In the last few years, Mexican design seems to have come out of nowhere. With agencies like Menusucocerouno producing work for Fiat and Harley-Davidson, Futura garnering attention with restaurant branding for &pizza and Toro, and Sabbath and Anagrama making a mark with every one of their clients’ identities, it’s fair to ask: Is something dramatic going on south of the border?
“Definitely,” says Sebastian Padilla, creative director of Anagrama, which he co-founded six years ago in Monterrey, 200 miles west of Texas’ southern tip. “Compared to 10 years ago, there’s something happening here. I can think of at least 30 really good design studios, and I like to think we’re leading that movement. At the same time, Mexico is a huge country with 120 million people, so in way, it’s not really all that much.”
While there may indeed be room for growth, many, including Padilla, believe the very first seed was actually planted by an immigrant from France.
“The Mexican design style that’s spreading all over the world, in our work and other boutique branding studios, is much more European than American,” says Padilla. “That’s because Trois-Quart, which opened a studio in Monterrey 15 years ago, introduced the idea of very Modern Swiss design. Ever since then an entire generation has adopted the style: the grid systems, the typography out of a Swiss textbook. Two years later, all these studios were blooming, and we’re a part of it.”
“We didn’t have decent typography until a French man fell in love with a Mexican girl and ended up here.”
Naturally, social media has fanned that flame. “The internet has been huge for us,” says Padilla. “Since day one, we invested a lot of money in amazing photos to showcase our work, and without it I don’t think it would be possible for us to be so successful. We have more followers than Sagmeister & Walsh, which doesn’t really make any sense.”
Anagrama first gained attention with branding and packaging work for Theurel & Thomas, a Mexican bakery specializing in French macarons. And Armin Vit, co-founder of Under Consideration, hasn’t been shy about his admiration for the agency’s prodigious amount of work. Now hundreds of thousands of design lovers follow Anagrama on Facebook and Behance, where it posts work regularly.
Although design degrees are increasingly viewed as optional in the States, especially among web designers, all of Padilla’s colleagues attended university before launching their professional careers. Padilla himself had considered a career in architecture, following in the footsteps of his father and grandfather, but he was put off by rigorous physics requirements and a belief that the field didn’t allow for the sort of creativity found in graphic design.
Today, Anagrama’s clients are split roughly 50-50 between the United States and Mexico, and Padilla is hoping that ratio will soon tilt to the north. The agency has bilingual versions of its website, but Padilla says he’s likely to abandon the Spanish version with the next redesign. All of Anagrama’s current and prospective clients speak English, and the language is generally considered more aspirational, even for Mexican companies trying to sell to Mexicans.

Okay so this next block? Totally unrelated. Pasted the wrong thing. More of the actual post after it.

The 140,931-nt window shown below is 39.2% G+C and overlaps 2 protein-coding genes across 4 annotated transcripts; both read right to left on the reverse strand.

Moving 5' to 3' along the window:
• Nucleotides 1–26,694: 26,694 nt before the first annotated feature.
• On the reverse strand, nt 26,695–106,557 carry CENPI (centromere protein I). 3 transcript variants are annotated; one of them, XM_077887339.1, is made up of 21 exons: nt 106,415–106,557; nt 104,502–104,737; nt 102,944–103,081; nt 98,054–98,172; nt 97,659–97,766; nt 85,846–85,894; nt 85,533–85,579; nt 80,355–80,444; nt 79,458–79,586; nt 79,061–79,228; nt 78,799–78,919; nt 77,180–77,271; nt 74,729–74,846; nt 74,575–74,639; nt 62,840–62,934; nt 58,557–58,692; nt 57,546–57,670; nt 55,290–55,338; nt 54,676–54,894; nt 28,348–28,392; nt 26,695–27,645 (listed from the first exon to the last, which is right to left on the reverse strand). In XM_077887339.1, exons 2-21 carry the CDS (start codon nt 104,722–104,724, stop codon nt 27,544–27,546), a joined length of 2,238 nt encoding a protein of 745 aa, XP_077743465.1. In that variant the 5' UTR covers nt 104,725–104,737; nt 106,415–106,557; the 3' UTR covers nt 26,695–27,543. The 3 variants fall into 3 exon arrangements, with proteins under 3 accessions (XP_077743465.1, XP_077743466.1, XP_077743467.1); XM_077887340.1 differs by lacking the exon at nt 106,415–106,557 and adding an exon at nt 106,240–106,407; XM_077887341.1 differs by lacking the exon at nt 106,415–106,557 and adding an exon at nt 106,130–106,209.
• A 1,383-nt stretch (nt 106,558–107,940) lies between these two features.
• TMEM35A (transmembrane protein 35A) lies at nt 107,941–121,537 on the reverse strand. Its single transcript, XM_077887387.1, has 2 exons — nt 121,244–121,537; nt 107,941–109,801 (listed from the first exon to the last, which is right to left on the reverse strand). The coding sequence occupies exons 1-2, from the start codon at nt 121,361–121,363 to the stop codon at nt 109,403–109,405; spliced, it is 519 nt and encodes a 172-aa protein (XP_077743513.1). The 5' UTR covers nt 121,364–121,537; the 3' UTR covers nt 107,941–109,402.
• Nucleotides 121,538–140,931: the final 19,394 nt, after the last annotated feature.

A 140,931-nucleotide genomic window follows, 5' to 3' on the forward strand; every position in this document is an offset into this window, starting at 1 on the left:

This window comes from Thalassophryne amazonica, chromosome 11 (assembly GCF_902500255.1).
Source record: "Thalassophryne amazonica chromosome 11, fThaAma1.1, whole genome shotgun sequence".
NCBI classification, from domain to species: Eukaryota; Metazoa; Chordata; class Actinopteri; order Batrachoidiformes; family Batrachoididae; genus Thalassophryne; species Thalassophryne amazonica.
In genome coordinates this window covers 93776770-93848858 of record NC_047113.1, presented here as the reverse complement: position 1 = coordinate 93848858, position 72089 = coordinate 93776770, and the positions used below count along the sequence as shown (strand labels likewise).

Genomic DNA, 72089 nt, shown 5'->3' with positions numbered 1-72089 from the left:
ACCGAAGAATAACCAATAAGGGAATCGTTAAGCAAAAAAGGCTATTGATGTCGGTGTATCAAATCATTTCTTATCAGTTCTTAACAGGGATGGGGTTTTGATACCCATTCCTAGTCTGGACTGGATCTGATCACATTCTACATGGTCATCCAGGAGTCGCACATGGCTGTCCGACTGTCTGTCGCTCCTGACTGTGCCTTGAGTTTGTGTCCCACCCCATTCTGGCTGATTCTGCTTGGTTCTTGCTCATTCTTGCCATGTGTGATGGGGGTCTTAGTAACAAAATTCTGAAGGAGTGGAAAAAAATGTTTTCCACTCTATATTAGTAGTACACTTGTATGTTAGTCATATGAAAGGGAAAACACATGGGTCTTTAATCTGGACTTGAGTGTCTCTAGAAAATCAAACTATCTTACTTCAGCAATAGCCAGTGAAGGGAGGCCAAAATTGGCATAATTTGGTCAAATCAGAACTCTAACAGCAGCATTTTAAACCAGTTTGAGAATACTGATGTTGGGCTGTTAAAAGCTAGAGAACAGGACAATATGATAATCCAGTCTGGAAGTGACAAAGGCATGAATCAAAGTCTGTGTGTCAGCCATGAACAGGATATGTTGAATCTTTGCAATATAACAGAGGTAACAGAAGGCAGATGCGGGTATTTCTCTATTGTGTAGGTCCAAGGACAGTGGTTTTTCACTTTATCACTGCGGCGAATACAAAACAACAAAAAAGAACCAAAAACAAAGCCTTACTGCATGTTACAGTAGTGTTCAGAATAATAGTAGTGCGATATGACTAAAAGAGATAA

Although the language of design is now common in American mainstream media with broad coverage of new logos from AirBnB, Netflix, Yahoo!, and Google, Padilla says that’s still uncommon in Mexico, where advertising is the primary obsession—especially in Mexico City.
“All of the big hitters in the creative industry have offices in Mexico City, and every day the city itself is growing,” says Padilla. Nearly every major American corporation has a presence there, from Apple and Amazon to 3M, GE, Procter & Gamble, and Walmart.
“Mexico City is not only the capital of Mexico—it’s the capital of Latin America.”
Just as big American cities differ widely, each city in Mexico has its own culture. Padilla says clients in Mexico City tend to be more emotional and less forthcoming with their critiques, as compared to clients in Monterrey or the United States. And that can make business more complicated. “Our Monterrey clients are more similar to the American culture, which is actually our favorite,” he says. “American clients are so straightforward—they’ll tell us the honest, brutal truth, which is always better for us. You might compare Mexico City to the British, who would politely tell you ‘Oh, this work is good, thank you very much, it’s fine,’ but then [at the end of the day] they come back and ask for changes.”
In fact, Anagrama is hoping to open an office in the United States soon, to get closer to potential clients who may overlook Mexico during their searching for a new agency.
“We can do business anywhere, but imagine if you work in a marketing department of a big New York fashion brand—there’s no reason to risk your position hiring a design studio outside of the United States. Many people think Mexico is cheaper, too, and that’s not a good thing for us, because our quality is so high. For now, Mexico is known for amazing food, parties, and beaches, but we aren’t seen yet as a brand for sophisticated design services.”
But if things continue the way they’re going, that may be about to change.